New Castle News


June 4, 2013

State Democrats pitch budget with $212 million for schools

HARRISBURG — Senate Democrats Monday pitched a budget plan suggesting that if the Legislature does the exact opposite of almost everything proposed by Gov. Tom Corbett, the state could afford to spend $212 million on public schools.

The Democrats’ plan would depend on savings from expanding Medicaid through the Affordable Care Act. The Democrats also suggest the state “modernize” the state liquor monopoly rather than privatize it. Finally, a planned move to eliminate a corporate tax would be delayed.

The Democrats’ $28.4 billion spending plan is roughly $100 million more than the one put forth by House Republicans and approved by the House appropriations committee Monday morning. The House Republican plan would add $10 million to the $90 million in new basic education funding suggested by Corbett.

“Our focus is on education and jobs,” said Sen. John Wozniak, D-Cambria County.

Wozniak said that, because the Republicans have control of the Senate and the House and the governor’s mansion, it is unclear how much of their plan will make it into the final budget.

“(Republicans) could steamroll us,” he said. But, through the budget negotiation process, the minority party is typically in a position to try to fight to get some of their priorities included in the final spending plan.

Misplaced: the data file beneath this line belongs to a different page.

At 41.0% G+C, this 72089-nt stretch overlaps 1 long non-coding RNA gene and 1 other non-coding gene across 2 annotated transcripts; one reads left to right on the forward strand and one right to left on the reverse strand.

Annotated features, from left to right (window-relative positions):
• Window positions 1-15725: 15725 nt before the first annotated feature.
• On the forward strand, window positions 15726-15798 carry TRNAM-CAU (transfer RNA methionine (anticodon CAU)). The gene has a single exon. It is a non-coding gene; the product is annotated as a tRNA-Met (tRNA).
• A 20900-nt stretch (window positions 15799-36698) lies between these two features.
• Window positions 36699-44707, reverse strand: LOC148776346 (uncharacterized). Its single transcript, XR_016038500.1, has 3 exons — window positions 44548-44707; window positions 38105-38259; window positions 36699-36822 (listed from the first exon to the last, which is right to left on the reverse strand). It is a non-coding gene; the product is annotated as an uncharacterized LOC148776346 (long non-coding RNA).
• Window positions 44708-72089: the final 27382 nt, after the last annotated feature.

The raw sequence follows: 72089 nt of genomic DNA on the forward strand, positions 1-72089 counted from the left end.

Christine Conkright, a spokeswoman in the governor’s office, said two of the major priorities laid out by Corbett — pension reform and liquor privatization — were intended to provide additional money for public schools. Pension reform would help schools manage the cost of their employer contributions. Corbett’s version of privatization intended to direct $1 billion in educational block grants to schools.

Conkright added that the Corbett administration disputes the notion that Medicaid expansion would save the state money, which is a key part of the Democrats’ spending plan. And even if Medicaid expansion was a money-saver, “We’ve seen a lack of willingness from Washington to allow Pennsylvania the flexibility to institute common sense reforms to the Medicaid program that would make it more sustainable,” Conkright said.

Recognizing the political realities, mainly, the Democrats’ budget plan is intended to demonstrate where they think the state should focus their priorities, Wozniak said.

Sen. Vincent Hughes, D-Philadelphia, said the Democrats are calling for a multi-year push to boost basic education funding.

The additional funding for education includes $39 million in new funding for distressed schools. Of that, $11 million would be split between the Duquesne School District, the Harrisburg School District, the Chester-Upland School District and the York City School District.

Philadelphia schools would get $5 million through the distressed school fund. Twenty-eight other school districts would get a share of the remaining $23 million.

Under the plan, two school districts in Cambria County — Forest Hills, $206,152; and Greater Johnstown, $602,767 — and two in Mercer County — Farrell, $166,563; and Sharon City, $368,854 — would get additional aid as distressed schools.

The Democrats’ plan estimates that by expanding Medicaid, the state would save $154 million in welfare department spending. Those dollars could be directed elsewhere, for things such as school funding. The Democrat plan also depends on $360 million that the state would continue to collect by postponing a plan to phase out the Capital Stock and Franchise Tax.